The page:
Intrinsic functional and structural connectivity of emotion regulation networks in obsessive-compulsive disorder

Maria Picó-Pérez, Jonathan Ipser, Paul Taylor, Pino Alonso, Clara López-Solà, Eva Real, Cinto Segalàs, Annerine Roos, José M. Menchón, Dan J. Stein, Carles Soriano-Mas

Research output: Contribution to journalArticleResearch

2 Citations (Scopus)

Abstract

© 2018 Wiley Periodicals, Inc. Despite emotion regulation being altered in patients with obsessive-compulsive disorder (OCD), no studies have investigated its relation to multimodal amygdala connectivity. We compared corticolimbic functional and structural connectivity between OCD patients and healthy controls (HCs), and correlated this with the dispositional use of emotion regulation strategies and with OCD severity. OCD patients (n = 73) and HCs (n = 42) were assessed for suppression and reappraisal strategies using the Emotion Regulation Questionnaire (ERQ) and for OCD severity using the Yale-Brown Obsessive-Compulsive Scale. Resting-state functional magnetic resonance imaging (rs-fMRI) connectivity maps were generated using subject-specific left amygdala (LA) and right amygdala (RA) masks. We identified between-group differences in amygdala whole-brain connectivity, and evaluated the moderating effect of ERQ strategies. Significant regions and amygdala seeds were used as targets in probabilistic tractography analysis. Patients scored higher in suppression and lower in reappraisal. We observed higher rs-fMRI RA–right postcentral gyrus (PCG) connectivity in HC, and in patients this was correlated with symptom severity. Reappraisal scores were associated with higher negative LA–left insula connectivity in HC, and suppression scores were negatively associated with LA–precuneus and angular gyri connectivity in OCD. Structurally, patients showed higher mean diffusivity in tracts connecting the amygdala with the other targets. RA–PCG connectivity is diminished in patients, while disrupted emotion regulation is related to altered amygdala connectivity with the insula and posterior brain regions. Our results are the first showing, from a multimodal perspective, the association between amygdala connectivity and specific emotional processing domains, emphasizing the importance of amygdala connectivity in OCD pathophysiology.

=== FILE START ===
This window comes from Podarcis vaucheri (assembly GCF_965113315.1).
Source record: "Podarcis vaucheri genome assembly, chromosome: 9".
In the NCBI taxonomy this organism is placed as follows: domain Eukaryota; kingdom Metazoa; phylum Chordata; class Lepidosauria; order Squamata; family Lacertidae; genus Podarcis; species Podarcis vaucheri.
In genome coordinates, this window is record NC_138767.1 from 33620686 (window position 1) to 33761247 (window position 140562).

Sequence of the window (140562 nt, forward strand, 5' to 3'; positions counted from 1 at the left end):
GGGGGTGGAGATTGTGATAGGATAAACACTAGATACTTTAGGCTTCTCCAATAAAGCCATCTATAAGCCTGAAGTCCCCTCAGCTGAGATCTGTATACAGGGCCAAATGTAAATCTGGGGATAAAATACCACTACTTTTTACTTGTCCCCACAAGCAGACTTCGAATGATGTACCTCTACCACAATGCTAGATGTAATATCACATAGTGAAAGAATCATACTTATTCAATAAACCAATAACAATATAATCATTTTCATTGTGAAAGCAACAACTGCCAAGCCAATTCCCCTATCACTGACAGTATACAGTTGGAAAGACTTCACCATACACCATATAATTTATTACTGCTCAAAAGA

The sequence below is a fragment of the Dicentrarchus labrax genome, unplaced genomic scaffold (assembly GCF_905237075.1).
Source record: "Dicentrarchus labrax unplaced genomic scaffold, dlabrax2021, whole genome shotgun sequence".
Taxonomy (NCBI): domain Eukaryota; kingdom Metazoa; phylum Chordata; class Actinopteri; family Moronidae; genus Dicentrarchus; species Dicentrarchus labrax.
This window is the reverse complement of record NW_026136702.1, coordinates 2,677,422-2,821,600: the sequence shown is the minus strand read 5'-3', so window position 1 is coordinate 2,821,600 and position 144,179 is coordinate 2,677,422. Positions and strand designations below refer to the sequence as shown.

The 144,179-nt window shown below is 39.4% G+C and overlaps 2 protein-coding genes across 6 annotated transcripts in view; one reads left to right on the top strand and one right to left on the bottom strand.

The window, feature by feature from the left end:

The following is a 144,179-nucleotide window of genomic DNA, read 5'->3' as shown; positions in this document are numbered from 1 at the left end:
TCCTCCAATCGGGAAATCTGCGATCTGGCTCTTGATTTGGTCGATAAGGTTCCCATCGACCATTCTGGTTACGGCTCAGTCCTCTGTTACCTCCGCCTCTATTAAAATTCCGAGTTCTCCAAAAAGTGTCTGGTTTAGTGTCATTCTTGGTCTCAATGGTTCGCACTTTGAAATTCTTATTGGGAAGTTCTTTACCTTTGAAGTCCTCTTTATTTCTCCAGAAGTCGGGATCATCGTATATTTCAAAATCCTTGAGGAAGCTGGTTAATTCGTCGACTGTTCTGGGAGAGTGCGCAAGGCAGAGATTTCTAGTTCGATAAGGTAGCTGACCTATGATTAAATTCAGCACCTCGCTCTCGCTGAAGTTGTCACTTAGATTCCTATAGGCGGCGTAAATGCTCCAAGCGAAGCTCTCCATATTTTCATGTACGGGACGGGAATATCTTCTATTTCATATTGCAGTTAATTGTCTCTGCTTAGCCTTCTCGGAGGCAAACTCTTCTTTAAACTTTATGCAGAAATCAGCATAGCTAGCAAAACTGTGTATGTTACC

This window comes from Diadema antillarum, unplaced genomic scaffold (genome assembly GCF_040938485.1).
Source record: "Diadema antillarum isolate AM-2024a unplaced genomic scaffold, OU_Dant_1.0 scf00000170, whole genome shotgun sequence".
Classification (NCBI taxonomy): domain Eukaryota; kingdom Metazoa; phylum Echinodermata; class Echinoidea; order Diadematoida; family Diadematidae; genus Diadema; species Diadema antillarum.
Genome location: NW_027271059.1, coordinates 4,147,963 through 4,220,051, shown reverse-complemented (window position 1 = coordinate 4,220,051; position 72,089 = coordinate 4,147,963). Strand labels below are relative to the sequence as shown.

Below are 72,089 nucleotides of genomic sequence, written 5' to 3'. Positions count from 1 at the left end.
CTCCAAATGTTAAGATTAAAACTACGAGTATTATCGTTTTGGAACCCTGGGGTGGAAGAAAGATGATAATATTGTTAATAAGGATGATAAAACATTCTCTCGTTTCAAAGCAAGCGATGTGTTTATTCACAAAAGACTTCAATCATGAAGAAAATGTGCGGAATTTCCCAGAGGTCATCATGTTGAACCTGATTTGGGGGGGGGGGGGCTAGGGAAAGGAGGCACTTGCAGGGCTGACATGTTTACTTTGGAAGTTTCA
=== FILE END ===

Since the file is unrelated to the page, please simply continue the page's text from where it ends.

Original languageEnglish
Pages (from-to)110-120
JournalDepression and Anxiety
Volume36
DOIs
Publication statusPublished - 1 Feb 2019

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